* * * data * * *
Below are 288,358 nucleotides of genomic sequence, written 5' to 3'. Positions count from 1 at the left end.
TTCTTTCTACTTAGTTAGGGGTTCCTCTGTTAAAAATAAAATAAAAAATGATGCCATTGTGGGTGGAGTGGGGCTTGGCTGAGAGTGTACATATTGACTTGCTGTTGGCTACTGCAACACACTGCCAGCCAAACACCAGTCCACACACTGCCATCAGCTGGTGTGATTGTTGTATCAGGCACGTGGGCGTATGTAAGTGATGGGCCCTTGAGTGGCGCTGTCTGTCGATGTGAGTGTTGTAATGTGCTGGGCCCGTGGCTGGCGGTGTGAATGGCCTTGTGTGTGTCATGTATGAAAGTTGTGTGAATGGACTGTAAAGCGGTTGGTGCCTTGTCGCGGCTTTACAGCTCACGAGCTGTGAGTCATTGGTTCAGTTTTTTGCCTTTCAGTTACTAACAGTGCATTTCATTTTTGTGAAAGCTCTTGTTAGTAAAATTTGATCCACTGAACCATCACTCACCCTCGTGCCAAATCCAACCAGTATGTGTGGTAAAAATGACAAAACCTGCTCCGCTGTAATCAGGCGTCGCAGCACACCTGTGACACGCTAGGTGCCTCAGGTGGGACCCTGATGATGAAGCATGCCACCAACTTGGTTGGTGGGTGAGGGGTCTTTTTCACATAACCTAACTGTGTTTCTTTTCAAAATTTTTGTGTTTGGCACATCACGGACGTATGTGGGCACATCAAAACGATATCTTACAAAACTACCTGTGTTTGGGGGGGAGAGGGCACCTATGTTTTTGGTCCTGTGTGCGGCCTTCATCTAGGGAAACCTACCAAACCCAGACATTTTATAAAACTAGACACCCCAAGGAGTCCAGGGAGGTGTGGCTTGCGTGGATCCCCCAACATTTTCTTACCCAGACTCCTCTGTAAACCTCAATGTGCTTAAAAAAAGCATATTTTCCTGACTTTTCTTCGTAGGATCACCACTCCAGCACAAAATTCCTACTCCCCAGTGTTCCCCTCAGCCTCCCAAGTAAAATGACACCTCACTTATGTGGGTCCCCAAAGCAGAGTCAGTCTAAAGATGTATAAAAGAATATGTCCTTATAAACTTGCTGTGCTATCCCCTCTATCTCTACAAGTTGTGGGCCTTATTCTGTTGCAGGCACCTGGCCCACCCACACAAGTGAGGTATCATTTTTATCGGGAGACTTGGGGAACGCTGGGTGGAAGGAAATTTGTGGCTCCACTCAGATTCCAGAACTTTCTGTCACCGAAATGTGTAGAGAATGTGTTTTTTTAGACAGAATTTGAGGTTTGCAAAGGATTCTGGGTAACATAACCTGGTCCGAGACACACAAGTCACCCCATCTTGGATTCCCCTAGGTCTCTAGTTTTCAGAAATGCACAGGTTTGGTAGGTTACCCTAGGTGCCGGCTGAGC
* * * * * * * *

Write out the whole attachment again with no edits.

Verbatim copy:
Below are 288,358 nucleotides of genomic sequence, written 5' to 3'. Positions count from 1 at the left end.
TTCTTTCTACTTAGTTAGGGGTTCCTCTGTTAAAAATAAAATAAAAAATGATGCCATTGTGGGTGGAGTGGGGCTTGGCTGAGAGTGTACATATTGACTTGCTGTTGGCTACTGCAACACACTGCCAGCCAAACACCAGTCCACACACTGCCATCAGCTGGTGTGATTGTTGTATCAGGCACGTGGGCGTATGTAAGTGATGGGCCCTTGAGTGGCGCTGTCTGTCGATGTGAGTGTTGTAATGTGCTGGGCCCGTGGCTGGCGGTGTGAATGGCCTTGTGTGTGTCATGTATGAAAGTTGTGTGAATGGACTGTAAAGCGGTTGGTGCCTTGTCGCGGCTTTACAGCTCACGAGCTGTGAGTCATTGGTTCAGTTTTTTGCCTTTCAGTTACTAACAGTGCATTTCATTTTTGTGAAAGCTCTTGTTAGTAAAATTTGATCCACTGAACCATCACTCACCCTCGTGCCAAATCCAACCAGTATGTGTGGTAAAAATGACAAAACCTGCTCCGCTGTAATCAGGCGTCGCAGCACACCTGTGACACGCTAGGTGCCTCAGGTGGGACCCTGATGATGAAGCATGCCACCAACTTGGTTGGTGGGTGAGGGGTCTTTTTCACATAACCTAACTGTGTTTCTTTTCAAAATTTTTGTGTTTGGCACATCACGGACGTATGTGGGCACATCAAAACGATATCTTACAAAACTACCTGTGTTTGGGGGGGAGAGGGCACCTATGTTTTTGGTCCTGTGTGCGGCCTTCATCTAGGGAAACCTACCAAACCCAGACATTTTATAAAACTAGACACCCCAAGGAGTCCAGGGAGGTGTGGCTTGCGTGGATCCCCCAACATTTTCTTACCCAGACTCCTCTGTAAACCTCAATGTGCTTAAAAAAAGCATATTTTCCTGACTTTTCTTCGTAGGATCACCACTCCAGCACAAAATTCCTACTCCCCAGTGTTCCCCTCAGCCTCCCAAGTAAAATGACACCTCACTTATGTGGGTCCCCAAAGCAGAGTCAGTCTAAAGATGTATAAAAGAATATGTCCTTATAAACTTGCTGTGCTATCCCCTCTATCTCTACAAGTTGTGGGCCTTATTCTGTTGCAGGCACCTGGCCCACCCACACAAGTGAGGTATCATTTTTATCGGGAGACTTGGGGAACGCTGGGTGGAAGGAAATTTGTGGCTCCACTCAGATTCCAGAACTTTCTGTCACCGAAATGTGTAGAGAATGTGTTTTTTTAGACAGAATTTGAGGTTTGCAAAGGATTCTGGGTAACATAACCTGGTCCGAGACACACAAGTCACCCCATCTTGGATTCCCCTAGGTCTCTAGTTTTCAGAAATGCACAGGTTTGGTAGGTTACCCTAGGTGCCGGCTGAGC